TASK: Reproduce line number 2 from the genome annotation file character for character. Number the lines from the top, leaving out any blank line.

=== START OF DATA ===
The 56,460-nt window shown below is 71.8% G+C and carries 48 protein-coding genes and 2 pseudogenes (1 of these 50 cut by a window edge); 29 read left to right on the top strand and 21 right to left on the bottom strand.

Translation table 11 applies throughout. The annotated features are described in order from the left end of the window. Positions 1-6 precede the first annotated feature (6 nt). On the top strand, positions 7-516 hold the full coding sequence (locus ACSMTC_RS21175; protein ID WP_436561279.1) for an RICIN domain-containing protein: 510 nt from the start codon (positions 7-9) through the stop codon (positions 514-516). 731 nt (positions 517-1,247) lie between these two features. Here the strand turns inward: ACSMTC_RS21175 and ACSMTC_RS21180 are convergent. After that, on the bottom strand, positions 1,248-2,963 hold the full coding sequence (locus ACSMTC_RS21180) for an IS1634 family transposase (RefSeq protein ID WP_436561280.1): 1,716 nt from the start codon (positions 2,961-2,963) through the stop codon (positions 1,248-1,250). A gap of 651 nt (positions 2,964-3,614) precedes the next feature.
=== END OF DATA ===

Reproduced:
Translation table 11 applies throughout. The annotated features are described in order from the left end of the window. Positions 1-6 precede the first annotated feature (6 nt). On the top strand, positions 7-516 hold the full coding sequence (locus ACSMTC_RS21175; protein ID WP_436561279.1) for an RICIN domain-containing protein: 510 nt from the start codon (positions 7-9) through the stop codon (positions 514-516). 731 nt (positions 517-1,247) lie between these two features. Here the strand turns inward: ACSMTC_RS21175 and ACSMTC_RS21180 are convergent. After that, on the bottom strand, positions 1,248-2,963 hold the full coding sequence (locus ACSMTC_RS21180) for an IS1634 family transposase (RefSeq protein ID WP_436561280.1): 1,716 nt from the start codon (positions 2,961-2,963) through the stop codon (positions 1,248-1,250). A gap of 651 nt (positions 2,964-3,614) precedes the next feature.